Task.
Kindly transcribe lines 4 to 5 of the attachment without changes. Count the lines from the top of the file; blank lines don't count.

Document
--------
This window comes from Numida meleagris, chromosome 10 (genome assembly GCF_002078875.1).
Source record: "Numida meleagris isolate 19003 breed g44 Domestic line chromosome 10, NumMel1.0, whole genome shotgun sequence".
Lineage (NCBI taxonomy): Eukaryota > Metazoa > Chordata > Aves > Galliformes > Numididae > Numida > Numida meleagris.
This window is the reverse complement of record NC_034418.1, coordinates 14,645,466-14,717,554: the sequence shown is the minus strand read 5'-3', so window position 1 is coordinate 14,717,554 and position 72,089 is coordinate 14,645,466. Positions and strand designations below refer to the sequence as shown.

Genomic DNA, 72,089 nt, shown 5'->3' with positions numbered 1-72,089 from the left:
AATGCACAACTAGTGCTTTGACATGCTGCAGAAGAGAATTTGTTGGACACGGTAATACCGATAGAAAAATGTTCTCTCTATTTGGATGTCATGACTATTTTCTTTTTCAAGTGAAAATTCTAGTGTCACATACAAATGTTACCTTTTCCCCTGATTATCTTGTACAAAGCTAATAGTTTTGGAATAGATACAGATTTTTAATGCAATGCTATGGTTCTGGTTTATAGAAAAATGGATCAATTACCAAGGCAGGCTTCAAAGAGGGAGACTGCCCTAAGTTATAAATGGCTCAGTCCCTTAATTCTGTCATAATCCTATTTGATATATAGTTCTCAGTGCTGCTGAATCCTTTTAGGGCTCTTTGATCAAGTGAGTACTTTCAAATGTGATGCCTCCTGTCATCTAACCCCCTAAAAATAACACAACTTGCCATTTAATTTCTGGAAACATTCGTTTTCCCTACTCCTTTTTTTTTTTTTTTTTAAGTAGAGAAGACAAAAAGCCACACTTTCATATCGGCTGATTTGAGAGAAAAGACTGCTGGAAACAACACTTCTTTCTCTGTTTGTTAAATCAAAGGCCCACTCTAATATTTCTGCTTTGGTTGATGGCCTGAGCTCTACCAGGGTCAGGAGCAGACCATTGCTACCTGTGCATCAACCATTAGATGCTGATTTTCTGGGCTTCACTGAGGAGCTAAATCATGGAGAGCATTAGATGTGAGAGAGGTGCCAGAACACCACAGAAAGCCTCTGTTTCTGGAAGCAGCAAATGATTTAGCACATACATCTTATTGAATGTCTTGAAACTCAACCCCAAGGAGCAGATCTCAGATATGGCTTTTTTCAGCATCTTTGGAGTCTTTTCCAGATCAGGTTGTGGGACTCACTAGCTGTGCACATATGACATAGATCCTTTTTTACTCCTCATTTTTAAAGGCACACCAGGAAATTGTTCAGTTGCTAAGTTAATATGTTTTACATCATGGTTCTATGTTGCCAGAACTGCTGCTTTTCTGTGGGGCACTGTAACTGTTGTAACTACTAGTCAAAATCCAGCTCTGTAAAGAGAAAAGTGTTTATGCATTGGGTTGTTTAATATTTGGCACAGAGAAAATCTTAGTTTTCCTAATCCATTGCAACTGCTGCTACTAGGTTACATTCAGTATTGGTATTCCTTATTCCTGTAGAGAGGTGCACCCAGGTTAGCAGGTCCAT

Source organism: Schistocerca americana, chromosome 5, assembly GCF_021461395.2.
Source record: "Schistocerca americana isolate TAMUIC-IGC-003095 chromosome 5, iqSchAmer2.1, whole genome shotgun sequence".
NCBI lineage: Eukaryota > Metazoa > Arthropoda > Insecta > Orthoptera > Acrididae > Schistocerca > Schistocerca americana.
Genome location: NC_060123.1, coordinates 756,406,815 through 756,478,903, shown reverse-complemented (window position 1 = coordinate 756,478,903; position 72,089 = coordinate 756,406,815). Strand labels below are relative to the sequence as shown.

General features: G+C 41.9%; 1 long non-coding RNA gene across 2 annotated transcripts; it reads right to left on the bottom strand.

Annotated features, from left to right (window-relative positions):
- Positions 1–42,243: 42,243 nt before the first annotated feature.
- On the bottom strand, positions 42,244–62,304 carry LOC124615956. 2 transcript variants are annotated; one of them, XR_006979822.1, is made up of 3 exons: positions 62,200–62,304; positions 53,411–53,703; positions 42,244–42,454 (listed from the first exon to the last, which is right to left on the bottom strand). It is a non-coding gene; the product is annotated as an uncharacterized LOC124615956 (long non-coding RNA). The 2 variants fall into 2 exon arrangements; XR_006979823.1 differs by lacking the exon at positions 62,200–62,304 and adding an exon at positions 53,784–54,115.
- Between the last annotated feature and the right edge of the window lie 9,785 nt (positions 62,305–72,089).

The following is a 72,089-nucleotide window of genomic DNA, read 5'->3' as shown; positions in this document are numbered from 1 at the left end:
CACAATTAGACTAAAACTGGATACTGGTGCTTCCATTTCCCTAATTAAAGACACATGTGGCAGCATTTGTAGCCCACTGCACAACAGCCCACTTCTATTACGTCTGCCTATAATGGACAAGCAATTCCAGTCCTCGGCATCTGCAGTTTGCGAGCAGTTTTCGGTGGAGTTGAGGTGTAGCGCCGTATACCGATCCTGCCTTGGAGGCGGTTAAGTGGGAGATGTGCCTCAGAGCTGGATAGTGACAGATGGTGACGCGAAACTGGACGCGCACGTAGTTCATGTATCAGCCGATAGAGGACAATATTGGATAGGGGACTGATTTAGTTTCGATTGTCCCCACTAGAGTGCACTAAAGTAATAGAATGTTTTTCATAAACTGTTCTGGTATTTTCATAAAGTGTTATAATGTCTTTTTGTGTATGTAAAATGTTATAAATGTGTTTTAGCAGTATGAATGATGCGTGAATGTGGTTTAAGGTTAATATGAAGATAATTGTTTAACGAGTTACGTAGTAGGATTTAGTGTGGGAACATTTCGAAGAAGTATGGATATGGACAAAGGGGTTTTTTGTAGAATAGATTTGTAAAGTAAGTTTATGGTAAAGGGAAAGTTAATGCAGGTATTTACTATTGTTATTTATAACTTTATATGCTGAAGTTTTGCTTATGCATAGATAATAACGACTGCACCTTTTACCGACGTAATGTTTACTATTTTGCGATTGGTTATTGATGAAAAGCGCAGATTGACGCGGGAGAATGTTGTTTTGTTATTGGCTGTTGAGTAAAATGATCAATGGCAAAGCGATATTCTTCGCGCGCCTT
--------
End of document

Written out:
This window is the reverse complement of record NC_034418.1, coordinates 14,645,466-14,717,554: the sequence shown is the minus strand read 5'-3', so window position 1 is coordinate 14,717,554 and position 72,089 is coordinate 14,645,466. Positions and strand designations below refer to the sequence as shown.

Genomic DNA, 72,089 nt, shown 5'->3' with positions numbered 1-72,089 from the left: